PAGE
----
You’ve got your hardware and your backups, so you’re set, right? Well, have you ever thought about where you’ll actually do the work? You’ll need hardware to recover to but where are you getting power and internet access?
Disaster recovery planning involves thinking a lot about where things will happen. Where will I store my data? Where will I recover to or from? There are various places that serve different purposes when it comes to data recovery. You’ll have to think about their functions when you’re thinking about the “where” of disaster recovery and business continuity.
Theoretically, you could work in an alley with extension cords, a laptop, and 4G hotspots, but following an emergency, you need some sort of command center to serve as a temporary business site until your main or live site is rebuilt or deemed safe if you had to evacuate. Let’s take a look at different places that are set up for different disaster recovery purposes.
We’ll use the glossary from the risk management and business continuity website Riskythinking.com to help us sort out some of the vocab.
A hot site is ready to take over your main operations with very little notice when your primary equipment is compromised. For a large company this is usually a whole extra data center with fully configured equipment and communication links—a full hardware and infrastructure backup. With a hot site, data is frequently or continuously replicated from the live site to the hot site via data communication links or physical transport of backup media.
Hot sites can provide a very high level of disaster protection because they are ready to take over at any time. The issue is that building this type of redundancy can be extremely expensive. Although an SMB might be able to set up redundancies at lower costs, there are better options we’ll explore shortly.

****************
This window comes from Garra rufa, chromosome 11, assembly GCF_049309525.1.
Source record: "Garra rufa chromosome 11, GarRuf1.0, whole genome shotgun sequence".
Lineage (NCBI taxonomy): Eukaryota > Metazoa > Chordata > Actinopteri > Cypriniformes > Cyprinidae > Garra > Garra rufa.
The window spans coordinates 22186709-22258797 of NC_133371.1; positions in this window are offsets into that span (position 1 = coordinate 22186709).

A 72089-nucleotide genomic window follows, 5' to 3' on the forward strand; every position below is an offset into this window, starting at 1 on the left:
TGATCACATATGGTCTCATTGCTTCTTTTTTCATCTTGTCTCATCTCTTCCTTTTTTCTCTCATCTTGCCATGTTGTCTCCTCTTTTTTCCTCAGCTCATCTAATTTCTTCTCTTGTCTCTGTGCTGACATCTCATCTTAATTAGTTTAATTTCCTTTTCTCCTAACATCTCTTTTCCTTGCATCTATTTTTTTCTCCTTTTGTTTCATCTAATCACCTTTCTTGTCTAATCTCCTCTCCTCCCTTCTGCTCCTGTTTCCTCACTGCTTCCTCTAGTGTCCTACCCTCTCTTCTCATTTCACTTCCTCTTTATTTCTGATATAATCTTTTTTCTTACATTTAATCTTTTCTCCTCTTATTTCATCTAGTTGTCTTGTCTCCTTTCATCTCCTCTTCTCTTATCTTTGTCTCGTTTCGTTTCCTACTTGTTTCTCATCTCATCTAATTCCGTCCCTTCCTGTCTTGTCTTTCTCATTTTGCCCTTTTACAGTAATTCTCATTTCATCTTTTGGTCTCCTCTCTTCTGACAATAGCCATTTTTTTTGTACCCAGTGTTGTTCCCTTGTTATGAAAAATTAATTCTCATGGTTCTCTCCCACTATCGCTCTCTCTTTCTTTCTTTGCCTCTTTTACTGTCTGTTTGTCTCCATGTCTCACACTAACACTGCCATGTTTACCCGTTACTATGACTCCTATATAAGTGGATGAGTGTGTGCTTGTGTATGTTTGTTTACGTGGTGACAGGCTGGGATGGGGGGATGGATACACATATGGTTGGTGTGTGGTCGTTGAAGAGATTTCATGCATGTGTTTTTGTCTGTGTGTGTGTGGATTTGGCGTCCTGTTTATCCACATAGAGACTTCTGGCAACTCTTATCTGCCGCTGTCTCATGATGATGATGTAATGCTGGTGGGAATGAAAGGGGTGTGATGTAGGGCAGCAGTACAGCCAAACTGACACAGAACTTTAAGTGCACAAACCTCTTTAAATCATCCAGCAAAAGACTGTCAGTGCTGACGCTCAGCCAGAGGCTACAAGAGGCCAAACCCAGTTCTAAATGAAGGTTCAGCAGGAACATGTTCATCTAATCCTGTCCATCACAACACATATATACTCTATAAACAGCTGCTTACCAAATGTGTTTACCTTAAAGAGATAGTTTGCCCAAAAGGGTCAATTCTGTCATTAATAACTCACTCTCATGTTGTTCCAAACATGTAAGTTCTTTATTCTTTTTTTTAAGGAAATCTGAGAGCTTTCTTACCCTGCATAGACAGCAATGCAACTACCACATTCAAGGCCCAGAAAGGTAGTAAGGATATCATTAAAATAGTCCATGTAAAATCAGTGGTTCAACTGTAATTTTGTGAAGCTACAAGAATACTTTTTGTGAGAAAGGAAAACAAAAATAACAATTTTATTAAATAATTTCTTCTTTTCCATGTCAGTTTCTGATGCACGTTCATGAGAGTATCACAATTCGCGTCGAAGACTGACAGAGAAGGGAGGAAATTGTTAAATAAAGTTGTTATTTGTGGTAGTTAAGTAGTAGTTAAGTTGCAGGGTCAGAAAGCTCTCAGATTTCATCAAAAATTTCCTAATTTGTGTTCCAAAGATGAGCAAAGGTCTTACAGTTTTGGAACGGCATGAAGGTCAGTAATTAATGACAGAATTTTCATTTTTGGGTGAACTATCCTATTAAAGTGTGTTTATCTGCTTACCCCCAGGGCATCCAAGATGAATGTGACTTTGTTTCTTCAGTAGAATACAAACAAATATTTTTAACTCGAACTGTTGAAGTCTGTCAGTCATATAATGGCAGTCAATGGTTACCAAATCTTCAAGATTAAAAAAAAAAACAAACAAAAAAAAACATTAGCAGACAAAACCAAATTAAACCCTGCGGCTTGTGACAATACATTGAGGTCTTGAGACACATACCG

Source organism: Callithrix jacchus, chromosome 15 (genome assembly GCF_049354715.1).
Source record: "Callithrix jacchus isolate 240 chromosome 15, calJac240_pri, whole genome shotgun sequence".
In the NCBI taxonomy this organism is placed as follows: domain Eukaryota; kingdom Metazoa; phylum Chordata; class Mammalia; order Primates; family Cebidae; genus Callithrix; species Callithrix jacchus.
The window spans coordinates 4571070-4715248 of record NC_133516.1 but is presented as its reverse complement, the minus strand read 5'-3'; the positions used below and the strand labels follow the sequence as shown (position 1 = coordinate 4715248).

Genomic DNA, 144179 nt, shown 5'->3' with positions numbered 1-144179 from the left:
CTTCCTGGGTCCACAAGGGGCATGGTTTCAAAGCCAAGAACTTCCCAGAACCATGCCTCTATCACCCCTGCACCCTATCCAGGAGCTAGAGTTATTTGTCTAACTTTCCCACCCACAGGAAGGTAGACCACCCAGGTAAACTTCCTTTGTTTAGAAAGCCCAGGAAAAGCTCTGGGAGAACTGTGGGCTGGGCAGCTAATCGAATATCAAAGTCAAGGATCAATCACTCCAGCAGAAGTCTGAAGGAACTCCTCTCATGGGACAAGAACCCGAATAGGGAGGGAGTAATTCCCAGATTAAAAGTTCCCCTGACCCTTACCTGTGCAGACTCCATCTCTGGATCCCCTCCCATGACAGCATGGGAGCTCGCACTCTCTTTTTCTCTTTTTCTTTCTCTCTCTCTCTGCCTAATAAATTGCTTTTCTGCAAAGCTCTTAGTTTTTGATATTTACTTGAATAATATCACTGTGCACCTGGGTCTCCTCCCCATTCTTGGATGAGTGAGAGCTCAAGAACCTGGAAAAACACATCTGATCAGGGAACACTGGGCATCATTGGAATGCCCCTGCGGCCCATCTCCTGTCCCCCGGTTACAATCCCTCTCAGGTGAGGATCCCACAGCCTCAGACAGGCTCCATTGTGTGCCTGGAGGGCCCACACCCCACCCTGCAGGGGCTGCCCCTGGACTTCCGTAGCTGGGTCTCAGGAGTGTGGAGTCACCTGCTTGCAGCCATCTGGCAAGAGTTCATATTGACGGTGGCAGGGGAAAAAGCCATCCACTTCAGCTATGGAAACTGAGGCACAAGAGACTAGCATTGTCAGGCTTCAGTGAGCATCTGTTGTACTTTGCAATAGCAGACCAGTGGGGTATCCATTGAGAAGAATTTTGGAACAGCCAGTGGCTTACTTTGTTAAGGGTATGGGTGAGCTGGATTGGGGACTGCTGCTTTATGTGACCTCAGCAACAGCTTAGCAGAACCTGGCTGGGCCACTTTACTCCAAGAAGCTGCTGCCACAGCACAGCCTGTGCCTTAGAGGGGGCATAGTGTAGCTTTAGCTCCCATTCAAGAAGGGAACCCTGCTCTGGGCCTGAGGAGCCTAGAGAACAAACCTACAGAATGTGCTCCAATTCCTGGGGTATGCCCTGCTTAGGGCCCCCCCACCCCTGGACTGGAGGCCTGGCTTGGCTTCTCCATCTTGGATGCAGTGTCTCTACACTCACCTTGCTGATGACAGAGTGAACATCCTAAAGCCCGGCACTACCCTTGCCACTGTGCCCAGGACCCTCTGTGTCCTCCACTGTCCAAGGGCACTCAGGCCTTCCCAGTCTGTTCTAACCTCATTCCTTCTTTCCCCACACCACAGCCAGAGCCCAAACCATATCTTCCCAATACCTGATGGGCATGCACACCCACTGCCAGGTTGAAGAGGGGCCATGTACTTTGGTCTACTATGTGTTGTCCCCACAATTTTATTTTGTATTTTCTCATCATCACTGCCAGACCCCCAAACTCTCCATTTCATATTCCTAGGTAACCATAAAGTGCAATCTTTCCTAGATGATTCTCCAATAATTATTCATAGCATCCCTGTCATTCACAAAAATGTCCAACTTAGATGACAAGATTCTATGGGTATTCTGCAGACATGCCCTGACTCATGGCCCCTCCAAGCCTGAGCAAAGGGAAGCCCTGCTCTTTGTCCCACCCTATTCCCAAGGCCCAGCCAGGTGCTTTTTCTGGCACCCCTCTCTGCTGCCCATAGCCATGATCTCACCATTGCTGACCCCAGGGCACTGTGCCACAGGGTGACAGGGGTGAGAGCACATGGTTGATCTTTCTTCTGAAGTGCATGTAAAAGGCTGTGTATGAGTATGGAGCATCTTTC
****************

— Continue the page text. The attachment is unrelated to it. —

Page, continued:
A cold site is basically anywhere that can power and cool equipment: your basement, another office, whatever. If your primary site is destroyed or goes down, you’ve got another location that does have power. The issue with a cold site is that they generally aren’t equipped with any computer hardware and might not have communication links, which makes failover pretty difficult since you’ll need hardware to recover to. Though mobile technology makes it easier to use cold sites, it’s still important to note that you will still need hardware or your cold site only acts as room with some plugs and an Internet connection.
A warm site is a hybrid of hot and cold sites. They generally contain data links and pre-configured equipment but no live data. In order to continue operations from a warm site, data will have to be restored to the equipment, which will generally only be equipped with rudimentary functionality until data is restored.
A mobile site is a site on wheels. This can be as simple as a trailer with heating, cooling, power, and hardware (probably powered by a generator), and may or may not be equipped with computer hardware. A mobile site allows you to set up temporary offices and computer rooms. An example might be the mobile command centers a few of our partners set up in the aftermath of Hurricane Sandy to help their clients get back up and running.
Synonymous with offsite, this is basically any site you can use aside from your primary site in the event that IT infrastructure fails in a large emergency. This could even be the cloud or any data center you might use for collocation. The cloud can be used as a hot site that you don’t actually own, you rent. It’s much less expensive than building redundancies and offers the same level of disaster protection at a tiny fraction of the cost.
Ultimately, you need a combination of these sites that fits your business. A large corporation might need to have a hot site available, while a very small home business might function from a friend’s basement.
Regardless of the type of site you might need, you’ll need extra equipment should your primary equipment go down and you’ll need a place you can power that equipment if you hope to recover quickly following an emergency. Along with the hardware and power needs, you need your data. If your computer systems are destroyed it’s likely that your local backups were as well. That’s why in addition to local backups, you should backup to an alternate site whether it’s a public or private cloud. As long as you’ve got offsite backups, your data will be safe and as long as you’ve got hardware and power, you can use it.